Let $$f_n(x)=I_{[n,\infty)}(x)=\begin{cases} 1, x\geq n\\ 0 , x<n\\ \end{cases}$$ We can see that for all $n$, $f_n:\mathbb{R}\to [0,\infty]$ is lebesgue measurable, $f_n$ is decreasing as a function of $n$, $f_1\geq > f_2\geq...$

1.why $[o,\infty]$ and not $[0,1]$?



But $$\int _{\mathbb{R}}f(x)dm=0\neq \infty=\lim_{n\to \infty}\int _{\mathbb{R}}f_n(x)dm$$

  1. $\lim_{n\to \infty}\int _{\mathbb{R}}f_n(x)dm=\infty$ is due to $\lim_{n\to \infty}\int _{\mathbb{R}}f_n(x)dm=\lim_{n\to \infty}\int _{\mathbb{R}}I_{[n,\infty)}dm=m([n,\infty))=\infty?$

  2. In general how do we evaluate $\lim_{n\to \infty}\int _{\mathbb{R}}f_n(x)dm$ for a non negative $f_n$

And due to Fatou's Lemma:

$$\int _{\mathbb{R}}f(x)dm=0< \infty=\liminf\int_{\mathbb{R}}f_n(x)dm$$

  1. $\infty=\liminf\int _{\mathbb{R}}f_n(x)dm$ because if there is a limit so it is equal to the liminf and limsup?

$(1)$ Look up the difference between codomain and image.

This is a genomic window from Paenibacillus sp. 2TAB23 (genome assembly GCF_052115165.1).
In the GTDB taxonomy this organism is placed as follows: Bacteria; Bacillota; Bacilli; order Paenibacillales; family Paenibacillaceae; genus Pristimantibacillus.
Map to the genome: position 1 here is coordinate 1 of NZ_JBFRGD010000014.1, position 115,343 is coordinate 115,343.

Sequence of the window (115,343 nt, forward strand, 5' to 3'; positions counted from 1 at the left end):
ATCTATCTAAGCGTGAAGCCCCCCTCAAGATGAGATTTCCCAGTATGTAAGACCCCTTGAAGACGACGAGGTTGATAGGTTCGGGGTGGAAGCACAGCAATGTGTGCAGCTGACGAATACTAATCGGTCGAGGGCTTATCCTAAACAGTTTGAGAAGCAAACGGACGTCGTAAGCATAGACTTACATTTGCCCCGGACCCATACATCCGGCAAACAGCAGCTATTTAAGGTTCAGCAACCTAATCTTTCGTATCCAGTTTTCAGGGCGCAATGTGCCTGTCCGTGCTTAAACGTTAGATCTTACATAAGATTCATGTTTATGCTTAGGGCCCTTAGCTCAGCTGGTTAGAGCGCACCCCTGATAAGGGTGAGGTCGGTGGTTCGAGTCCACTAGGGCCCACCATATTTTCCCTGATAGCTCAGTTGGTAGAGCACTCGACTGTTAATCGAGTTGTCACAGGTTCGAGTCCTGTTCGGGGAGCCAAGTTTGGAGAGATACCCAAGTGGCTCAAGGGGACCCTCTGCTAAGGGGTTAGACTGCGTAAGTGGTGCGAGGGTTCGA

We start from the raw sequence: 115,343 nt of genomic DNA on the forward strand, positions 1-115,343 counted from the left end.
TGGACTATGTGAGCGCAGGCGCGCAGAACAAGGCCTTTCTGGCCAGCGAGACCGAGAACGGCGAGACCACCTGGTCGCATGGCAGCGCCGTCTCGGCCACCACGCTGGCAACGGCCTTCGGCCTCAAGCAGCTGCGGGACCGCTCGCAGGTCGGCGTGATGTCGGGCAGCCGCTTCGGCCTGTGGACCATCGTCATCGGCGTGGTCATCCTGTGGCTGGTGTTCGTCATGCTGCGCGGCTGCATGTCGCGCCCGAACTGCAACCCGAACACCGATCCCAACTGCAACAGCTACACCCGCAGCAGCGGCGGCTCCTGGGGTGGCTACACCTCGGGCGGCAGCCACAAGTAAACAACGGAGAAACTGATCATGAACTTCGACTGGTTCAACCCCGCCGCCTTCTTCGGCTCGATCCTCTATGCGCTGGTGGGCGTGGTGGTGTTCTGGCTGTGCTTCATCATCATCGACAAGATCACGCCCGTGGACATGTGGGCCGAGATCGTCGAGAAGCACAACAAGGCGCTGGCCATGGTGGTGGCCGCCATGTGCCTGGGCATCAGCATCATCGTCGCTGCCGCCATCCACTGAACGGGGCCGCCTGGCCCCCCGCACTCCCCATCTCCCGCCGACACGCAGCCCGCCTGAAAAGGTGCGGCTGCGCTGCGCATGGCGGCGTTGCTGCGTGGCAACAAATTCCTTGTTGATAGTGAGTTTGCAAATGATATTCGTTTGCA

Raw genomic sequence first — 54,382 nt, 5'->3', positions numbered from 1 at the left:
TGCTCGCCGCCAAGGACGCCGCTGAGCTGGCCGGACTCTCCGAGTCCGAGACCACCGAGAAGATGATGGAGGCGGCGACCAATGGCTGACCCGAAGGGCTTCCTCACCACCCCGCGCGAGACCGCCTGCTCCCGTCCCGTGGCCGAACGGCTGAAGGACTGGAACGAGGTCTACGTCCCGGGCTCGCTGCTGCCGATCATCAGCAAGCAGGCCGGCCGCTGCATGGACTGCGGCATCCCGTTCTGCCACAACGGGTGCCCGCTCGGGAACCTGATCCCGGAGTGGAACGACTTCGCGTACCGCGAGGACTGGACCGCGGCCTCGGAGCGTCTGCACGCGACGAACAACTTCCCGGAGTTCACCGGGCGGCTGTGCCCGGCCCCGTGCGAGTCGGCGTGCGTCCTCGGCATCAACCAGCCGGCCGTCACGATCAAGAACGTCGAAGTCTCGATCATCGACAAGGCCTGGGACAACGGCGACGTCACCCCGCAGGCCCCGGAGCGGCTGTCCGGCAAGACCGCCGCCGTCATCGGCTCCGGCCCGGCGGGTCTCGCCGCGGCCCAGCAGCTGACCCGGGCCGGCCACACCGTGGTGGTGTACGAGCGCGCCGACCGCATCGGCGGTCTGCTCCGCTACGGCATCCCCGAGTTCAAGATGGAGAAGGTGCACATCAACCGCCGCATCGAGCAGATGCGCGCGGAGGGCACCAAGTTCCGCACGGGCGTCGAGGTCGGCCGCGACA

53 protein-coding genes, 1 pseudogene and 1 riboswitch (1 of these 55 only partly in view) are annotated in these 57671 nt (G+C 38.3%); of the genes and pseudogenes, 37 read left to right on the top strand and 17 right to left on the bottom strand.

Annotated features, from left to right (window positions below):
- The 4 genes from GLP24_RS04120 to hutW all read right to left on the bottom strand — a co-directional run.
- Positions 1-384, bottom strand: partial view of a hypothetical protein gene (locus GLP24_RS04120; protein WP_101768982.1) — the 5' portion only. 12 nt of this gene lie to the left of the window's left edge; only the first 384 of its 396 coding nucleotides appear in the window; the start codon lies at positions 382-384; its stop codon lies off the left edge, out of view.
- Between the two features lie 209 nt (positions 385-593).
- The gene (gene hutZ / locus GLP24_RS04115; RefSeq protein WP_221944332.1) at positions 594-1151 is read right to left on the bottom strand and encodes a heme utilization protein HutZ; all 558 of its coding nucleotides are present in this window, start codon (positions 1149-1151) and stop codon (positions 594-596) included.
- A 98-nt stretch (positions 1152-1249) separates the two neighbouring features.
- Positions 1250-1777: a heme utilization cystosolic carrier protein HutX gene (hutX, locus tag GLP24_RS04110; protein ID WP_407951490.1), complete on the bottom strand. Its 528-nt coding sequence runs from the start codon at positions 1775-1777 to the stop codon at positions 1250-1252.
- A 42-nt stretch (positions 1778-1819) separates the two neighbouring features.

$(2)$ Almost. We have $\int_{\Bbb R}f_n(x) \,dx = \int_n^\infty 1\, dx = +\infty$. Because $\int_{\Bbb R}f_n(x) \,dx = +\infty$ for all $n$, the limit as $n\to\infty$ is also $+\infty$.

$(3)$ Like above, evaluate each $\int_{\Bbb R}f_n(x) \,dx$. This is a (extended) real number, so you're just taking the limit of a sequence of real numbers.

$(4)$ $+\infty$ is the $\liminf$ because each term in the sequence is $+\infty$. Your reasoning also works in the context of extended real numbers.

  • $\begingroup$ 1. What I thought, thanks for the conformation 2 and 3. I am trying to use the definition using simple function integration so it is $\int_{\mathbb{R}}f_n(x)dm=1\cdot I_{[n,\infty)}=1\cdot \mu([n,\infty))=1\cdot\infty=\infty$? $\endgroup$ – newhere Jan 16 '20 at 18:19
  • 1
    $\begingroup$ Yes, that would be correct. $\endgroup$ – Fimpellizieri Jan 16 '20 at 18:27

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